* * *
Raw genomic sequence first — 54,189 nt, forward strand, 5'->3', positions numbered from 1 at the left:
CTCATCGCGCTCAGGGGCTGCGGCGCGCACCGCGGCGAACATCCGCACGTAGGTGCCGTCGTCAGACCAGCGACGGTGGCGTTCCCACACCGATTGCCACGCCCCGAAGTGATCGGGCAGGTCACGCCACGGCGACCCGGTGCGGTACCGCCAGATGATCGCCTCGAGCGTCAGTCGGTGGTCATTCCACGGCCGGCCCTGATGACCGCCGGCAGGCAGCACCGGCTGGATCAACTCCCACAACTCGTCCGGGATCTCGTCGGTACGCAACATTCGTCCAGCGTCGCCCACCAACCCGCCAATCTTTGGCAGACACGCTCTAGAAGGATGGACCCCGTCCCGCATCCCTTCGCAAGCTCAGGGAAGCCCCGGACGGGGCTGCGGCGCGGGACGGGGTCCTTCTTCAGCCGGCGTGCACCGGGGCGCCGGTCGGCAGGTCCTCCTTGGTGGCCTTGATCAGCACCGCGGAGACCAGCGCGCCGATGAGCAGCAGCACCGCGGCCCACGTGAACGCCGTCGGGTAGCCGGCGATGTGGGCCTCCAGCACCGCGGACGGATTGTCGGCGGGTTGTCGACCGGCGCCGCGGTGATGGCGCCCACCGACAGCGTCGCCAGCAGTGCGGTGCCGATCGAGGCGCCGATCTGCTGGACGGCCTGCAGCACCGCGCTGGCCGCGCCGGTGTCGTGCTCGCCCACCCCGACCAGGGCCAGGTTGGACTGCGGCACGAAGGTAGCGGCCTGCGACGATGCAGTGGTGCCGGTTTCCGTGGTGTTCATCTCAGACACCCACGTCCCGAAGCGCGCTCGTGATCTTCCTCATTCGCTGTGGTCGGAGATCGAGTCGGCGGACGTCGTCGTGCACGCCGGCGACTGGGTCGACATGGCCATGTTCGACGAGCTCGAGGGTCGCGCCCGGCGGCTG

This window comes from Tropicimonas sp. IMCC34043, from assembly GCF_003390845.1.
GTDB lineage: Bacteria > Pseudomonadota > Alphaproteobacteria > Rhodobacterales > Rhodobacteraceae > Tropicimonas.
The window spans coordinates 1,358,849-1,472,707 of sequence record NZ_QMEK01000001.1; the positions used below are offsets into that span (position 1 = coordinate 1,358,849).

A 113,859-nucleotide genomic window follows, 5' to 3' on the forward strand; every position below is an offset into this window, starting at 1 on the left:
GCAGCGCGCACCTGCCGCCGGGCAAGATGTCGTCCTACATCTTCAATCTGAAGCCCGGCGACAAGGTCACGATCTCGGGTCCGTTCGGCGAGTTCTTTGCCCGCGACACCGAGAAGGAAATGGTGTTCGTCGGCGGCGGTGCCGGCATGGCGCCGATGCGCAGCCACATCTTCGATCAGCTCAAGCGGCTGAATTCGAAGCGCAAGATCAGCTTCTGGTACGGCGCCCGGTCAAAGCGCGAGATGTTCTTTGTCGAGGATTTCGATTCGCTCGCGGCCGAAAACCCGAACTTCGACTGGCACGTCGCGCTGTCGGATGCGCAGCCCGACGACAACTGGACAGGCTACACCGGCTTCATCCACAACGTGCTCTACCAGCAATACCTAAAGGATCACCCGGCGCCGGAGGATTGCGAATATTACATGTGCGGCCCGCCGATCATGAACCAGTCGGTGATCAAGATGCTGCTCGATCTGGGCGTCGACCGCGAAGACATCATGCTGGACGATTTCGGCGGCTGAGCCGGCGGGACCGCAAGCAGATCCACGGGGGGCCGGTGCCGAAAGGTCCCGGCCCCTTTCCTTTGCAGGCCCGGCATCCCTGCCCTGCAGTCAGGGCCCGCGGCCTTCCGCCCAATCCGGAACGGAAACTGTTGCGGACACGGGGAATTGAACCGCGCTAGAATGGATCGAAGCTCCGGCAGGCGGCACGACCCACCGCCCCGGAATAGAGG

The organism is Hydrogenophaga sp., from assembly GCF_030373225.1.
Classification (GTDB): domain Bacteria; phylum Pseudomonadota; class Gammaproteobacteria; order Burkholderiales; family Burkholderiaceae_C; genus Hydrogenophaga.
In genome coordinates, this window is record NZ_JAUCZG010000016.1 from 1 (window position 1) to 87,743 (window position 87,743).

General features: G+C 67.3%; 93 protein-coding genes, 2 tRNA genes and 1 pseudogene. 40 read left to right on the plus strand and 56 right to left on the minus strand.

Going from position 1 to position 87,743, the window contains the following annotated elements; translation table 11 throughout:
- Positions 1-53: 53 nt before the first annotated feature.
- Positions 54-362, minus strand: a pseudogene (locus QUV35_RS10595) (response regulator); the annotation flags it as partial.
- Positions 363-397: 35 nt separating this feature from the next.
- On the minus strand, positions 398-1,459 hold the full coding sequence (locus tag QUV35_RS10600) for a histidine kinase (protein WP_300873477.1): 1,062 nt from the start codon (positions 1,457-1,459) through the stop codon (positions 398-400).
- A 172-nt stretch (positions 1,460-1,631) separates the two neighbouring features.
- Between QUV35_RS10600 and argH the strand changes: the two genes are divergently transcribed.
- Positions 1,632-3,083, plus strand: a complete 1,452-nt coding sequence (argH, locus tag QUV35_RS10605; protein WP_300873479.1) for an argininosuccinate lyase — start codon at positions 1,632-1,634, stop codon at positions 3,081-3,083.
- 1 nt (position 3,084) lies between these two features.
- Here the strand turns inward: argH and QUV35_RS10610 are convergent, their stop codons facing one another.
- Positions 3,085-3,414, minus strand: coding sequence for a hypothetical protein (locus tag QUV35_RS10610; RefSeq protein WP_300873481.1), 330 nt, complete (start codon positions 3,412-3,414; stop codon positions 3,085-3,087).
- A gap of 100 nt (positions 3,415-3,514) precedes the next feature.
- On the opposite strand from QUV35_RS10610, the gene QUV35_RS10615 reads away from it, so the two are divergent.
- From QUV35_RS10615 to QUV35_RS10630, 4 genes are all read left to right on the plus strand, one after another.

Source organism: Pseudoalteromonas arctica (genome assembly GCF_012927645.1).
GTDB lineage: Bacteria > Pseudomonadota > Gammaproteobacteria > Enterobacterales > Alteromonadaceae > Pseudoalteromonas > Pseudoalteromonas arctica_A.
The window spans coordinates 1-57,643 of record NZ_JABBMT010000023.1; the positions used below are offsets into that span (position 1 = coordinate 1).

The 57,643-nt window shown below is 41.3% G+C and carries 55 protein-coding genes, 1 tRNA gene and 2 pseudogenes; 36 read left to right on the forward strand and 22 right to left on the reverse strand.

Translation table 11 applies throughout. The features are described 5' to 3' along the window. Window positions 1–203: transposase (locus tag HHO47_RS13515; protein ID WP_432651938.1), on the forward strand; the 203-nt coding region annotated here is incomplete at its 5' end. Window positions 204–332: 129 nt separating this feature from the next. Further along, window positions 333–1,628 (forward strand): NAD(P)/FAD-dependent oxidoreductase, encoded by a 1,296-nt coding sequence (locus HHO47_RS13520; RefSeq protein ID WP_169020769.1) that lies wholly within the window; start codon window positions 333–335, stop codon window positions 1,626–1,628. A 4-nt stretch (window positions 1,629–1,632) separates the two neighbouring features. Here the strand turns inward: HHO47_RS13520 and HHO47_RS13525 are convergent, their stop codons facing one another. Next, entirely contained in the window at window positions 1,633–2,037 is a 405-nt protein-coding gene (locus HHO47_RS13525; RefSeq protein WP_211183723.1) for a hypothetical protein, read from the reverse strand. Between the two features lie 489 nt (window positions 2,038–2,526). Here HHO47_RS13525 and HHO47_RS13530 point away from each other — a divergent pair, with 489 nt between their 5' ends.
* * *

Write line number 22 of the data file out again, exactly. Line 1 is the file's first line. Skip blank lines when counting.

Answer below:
- Positions 3,085-3,414, minus strand: coding sequence for a hypothetical protein (locus tag QUV35_RS10610; RefSeq protein WP_300873481.1), 330 nt, complete (start codon positions 3,412-3,414; stop codon positions 3,085-3,087).